I’m sure some of you who remember them first time round may have an eyebrow raised at this point. The basic Chevette could be the very definition of humdrum, with its staid styling and sluggish 1.3-litre engine [watch it ATJ: that was my first car and mine was good for 90mph - Ed]. It certainly isn’t the kind of icon the Escort Mk2 has become.
The HS is no standard Chevette though. We’re talking about a car with a dogleg Getrag gearbox, revvy 16-valve 2.3-litre four pot and an interior the Bay City Rollers would most definitely have approved of. The best bit? You can pick one up for around the same price as a modern hot hatch: about £20-£30,000.
Handily, Vauxhall has an example on their heritage fleet. Even better, it often wheels the collection out at events. After a day spent testing the new Astra ST, it seemed rude not to slip behind the deeply dished wheel of the Chevette HS to find out what a 1970s hot hatchback is like.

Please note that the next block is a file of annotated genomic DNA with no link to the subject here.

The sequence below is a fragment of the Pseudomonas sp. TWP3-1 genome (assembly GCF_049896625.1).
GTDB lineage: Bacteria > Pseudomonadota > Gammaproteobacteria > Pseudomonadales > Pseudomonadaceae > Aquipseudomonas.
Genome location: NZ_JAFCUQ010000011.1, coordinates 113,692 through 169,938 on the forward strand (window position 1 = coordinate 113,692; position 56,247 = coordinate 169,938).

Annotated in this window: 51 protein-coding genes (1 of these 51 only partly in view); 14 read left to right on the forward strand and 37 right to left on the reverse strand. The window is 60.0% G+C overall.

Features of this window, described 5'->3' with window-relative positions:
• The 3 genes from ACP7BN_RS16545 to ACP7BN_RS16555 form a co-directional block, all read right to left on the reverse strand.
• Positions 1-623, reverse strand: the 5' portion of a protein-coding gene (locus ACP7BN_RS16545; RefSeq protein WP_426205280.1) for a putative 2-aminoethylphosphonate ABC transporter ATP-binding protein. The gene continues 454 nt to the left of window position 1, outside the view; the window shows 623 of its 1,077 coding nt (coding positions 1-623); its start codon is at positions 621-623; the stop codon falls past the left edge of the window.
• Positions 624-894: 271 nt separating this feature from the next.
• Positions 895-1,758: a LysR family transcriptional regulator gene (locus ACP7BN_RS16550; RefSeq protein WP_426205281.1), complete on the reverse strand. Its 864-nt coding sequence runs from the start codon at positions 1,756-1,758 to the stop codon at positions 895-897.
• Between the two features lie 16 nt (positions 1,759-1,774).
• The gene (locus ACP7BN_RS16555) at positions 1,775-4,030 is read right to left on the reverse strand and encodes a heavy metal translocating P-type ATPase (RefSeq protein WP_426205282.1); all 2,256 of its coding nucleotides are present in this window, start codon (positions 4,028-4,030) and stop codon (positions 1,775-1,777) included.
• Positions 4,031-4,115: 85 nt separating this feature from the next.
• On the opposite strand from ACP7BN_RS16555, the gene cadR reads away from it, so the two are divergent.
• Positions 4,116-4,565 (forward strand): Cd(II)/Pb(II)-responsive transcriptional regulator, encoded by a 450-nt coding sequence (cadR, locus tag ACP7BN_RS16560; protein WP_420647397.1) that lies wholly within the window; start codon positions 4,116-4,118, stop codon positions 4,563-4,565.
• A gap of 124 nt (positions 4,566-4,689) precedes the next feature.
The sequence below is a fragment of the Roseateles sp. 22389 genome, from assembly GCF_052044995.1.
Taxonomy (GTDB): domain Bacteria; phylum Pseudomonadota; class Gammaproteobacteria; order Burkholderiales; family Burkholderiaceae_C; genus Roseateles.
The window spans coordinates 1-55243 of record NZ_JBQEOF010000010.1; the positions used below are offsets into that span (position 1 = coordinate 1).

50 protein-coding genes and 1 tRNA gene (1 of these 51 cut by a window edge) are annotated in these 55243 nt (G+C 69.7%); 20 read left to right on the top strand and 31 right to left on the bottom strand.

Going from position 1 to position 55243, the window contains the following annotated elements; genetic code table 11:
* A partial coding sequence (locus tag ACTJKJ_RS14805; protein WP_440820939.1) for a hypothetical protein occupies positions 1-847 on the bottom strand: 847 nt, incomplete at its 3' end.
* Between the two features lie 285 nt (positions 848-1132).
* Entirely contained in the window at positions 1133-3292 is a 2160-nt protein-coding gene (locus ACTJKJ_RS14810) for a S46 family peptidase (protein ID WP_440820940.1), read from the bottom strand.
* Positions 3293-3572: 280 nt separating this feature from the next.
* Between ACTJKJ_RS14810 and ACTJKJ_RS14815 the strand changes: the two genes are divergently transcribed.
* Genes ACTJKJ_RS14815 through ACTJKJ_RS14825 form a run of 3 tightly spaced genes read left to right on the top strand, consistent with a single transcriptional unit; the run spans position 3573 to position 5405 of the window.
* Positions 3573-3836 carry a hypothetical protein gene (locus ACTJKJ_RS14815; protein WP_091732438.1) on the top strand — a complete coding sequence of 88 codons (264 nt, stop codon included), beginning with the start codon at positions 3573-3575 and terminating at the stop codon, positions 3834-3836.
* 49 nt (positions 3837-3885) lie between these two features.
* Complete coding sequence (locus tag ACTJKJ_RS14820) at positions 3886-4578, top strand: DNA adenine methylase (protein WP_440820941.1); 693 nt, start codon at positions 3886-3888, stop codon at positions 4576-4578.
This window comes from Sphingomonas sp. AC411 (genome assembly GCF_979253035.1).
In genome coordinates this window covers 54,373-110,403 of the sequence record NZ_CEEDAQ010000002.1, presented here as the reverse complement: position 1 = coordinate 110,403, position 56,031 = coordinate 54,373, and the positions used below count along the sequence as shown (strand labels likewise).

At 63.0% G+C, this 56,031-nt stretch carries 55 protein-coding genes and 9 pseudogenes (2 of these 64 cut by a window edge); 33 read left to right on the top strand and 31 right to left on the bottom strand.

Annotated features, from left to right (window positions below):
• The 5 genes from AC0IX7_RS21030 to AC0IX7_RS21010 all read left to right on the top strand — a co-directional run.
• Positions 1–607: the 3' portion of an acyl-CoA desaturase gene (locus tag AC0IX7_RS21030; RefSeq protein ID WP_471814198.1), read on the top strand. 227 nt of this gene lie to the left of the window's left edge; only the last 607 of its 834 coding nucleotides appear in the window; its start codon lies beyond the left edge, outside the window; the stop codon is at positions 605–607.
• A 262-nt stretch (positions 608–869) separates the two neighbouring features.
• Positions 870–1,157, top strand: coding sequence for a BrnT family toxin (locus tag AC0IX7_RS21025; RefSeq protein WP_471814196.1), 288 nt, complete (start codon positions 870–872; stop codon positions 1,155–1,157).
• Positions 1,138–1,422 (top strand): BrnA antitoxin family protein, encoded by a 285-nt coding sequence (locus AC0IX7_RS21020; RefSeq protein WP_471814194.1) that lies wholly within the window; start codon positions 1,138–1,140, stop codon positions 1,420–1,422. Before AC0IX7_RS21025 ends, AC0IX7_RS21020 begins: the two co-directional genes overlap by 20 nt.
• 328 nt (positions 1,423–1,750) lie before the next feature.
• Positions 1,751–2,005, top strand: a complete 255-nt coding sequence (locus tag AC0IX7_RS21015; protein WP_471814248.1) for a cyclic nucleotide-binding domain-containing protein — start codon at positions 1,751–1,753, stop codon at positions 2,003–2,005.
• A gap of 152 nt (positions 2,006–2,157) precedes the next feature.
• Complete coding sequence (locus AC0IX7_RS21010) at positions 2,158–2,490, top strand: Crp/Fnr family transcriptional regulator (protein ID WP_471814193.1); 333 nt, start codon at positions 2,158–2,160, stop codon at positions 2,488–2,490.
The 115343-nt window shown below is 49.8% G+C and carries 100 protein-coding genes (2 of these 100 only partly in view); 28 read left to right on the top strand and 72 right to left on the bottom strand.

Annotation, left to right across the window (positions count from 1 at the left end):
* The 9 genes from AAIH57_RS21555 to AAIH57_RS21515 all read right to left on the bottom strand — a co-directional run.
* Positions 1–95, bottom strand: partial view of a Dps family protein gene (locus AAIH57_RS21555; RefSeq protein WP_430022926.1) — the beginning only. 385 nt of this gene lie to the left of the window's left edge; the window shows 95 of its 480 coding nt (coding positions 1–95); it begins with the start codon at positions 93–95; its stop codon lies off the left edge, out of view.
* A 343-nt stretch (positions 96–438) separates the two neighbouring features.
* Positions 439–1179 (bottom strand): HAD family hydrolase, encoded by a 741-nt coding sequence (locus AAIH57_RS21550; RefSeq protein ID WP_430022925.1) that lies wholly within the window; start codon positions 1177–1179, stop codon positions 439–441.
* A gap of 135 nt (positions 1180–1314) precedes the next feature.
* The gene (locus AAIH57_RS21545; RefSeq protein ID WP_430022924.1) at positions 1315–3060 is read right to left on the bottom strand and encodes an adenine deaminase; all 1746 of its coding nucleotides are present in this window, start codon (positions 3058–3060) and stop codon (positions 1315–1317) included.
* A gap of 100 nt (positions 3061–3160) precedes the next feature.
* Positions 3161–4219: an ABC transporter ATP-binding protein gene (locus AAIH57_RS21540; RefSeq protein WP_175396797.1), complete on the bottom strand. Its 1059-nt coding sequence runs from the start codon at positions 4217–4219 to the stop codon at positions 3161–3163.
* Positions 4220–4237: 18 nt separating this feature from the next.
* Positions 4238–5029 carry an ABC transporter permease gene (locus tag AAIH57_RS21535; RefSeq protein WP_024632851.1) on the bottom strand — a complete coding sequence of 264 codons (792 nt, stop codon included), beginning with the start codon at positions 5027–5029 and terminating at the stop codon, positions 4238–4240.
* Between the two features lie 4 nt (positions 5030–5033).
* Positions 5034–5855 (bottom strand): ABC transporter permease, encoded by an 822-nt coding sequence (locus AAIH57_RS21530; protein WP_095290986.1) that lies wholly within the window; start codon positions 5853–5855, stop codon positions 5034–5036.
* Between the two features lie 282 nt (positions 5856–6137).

After clambering inside, you notice just how close you sit to the windscreen, how narrow the pillars are and how thin the doors seem to be. You certainly feel more exposed than in the Chevette’s modern equivalents.
Turn the key and the engine grumbles into life, sometimes needing a prod from the accelerator to wake it from its slumber. Slotting the gearlever left and down to engage first reveals a vagueness I wasn’t expecting. It’s impossible not to smile at the dogleg action though - all the better to slice between second and third on rally stages.
With 2.3 litres of capacity and only 135bhp, I had expected a fair amount of low-down torque. Instead, I’m faced with an engine that needs to be kept at the top end of the rev range for it to feel anywhere near as brisk as the 8.8sec 0-60mph suggests.
Not that keeping the engine on the boil is a hardship; the gearbox may be a bit sloppy but the motor is a willing unit, happy to rev round to 6000rpm before you snatch the next gear in the super-close ratio box. Top speed is only 117mph but when was the last time you went that fast anyway?